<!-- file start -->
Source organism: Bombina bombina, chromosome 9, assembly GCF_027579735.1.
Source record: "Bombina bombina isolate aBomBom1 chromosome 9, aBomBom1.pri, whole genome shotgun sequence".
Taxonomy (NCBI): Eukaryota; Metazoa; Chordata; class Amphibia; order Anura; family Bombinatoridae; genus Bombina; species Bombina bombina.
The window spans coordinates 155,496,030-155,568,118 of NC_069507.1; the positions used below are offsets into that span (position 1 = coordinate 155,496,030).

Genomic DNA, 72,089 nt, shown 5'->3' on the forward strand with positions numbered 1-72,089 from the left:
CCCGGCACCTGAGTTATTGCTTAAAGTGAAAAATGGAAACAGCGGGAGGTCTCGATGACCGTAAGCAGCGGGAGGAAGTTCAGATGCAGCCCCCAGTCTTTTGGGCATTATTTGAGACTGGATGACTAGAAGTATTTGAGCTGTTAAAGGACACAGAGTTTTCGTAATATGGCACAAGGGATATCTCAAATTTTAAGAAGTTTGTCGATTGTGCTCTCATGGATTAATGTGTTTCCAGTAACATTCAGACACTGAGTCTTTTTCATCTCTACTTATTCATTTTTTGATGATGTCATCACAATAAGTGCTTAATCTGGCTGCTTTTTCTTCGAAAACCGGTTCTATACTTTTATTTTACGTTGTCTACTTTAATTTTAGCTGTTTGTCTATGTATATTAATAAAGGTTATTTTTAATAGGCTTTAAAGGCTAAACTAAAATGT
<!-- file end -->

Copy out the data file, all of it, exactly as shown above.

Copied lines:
Source organism: Bombina bombina, chromosome 9, assembly GCF_027579735.1.
Source record: "Bombina bombina isolate aBomBom1 chromosome 9, aBomBom1.pri, whole genome shotgun sequence".
Taxonomy (NCBI): Eukaryota; Metazoa; Chordata; class Amphibia; order Anura; family Bombinatoridae; genus Bombina; species Bombina bombina.
The window spans coordinates 155,496,030-155,568,118 of NC_069507.1; the positions used below are offsets into that span (position 1 = coordinate 155,496,030).

Genomic DNA, 72,089 nt, shown 5'->3' on the forward strand with positions numbered 1-72,089 from the left:
CCCGGCACCTGAGTTATTGCTTAAAGTGAAAAATGGAAACAGCGGGAGGTCTCGATGACCGTAAGCAGCGGGAGGAAGTTCAGATGCAGCCCCCAGTCTTTTGGGCATTATTTGAGACTGGATGACTAGAAGTATTTGAGCTGTTAAAGGACACAGAGTTTTCGTAATATGGCACAAGGGATATCTCAAATTTTAAGAAGTTTGTCGATTGTGCTCTCATGGATTAATGTGTTTCCAGTAACATTCAGACACTGAGTCTTTTTCATCTCTACTTATTCATTTTTTGATGATGTCATCACAATAAGTGCTTAATCTGGCTGCTTTTTCTTCGAAAACCGGTTCTATACTTTTATTTTACGTTGTCTACTTTAATTTTAGCTGTTTGTCTATGTATATTAATAAAGGTTATTTTTAATAGGCTTTAAAGGCTAAACTAAAATGT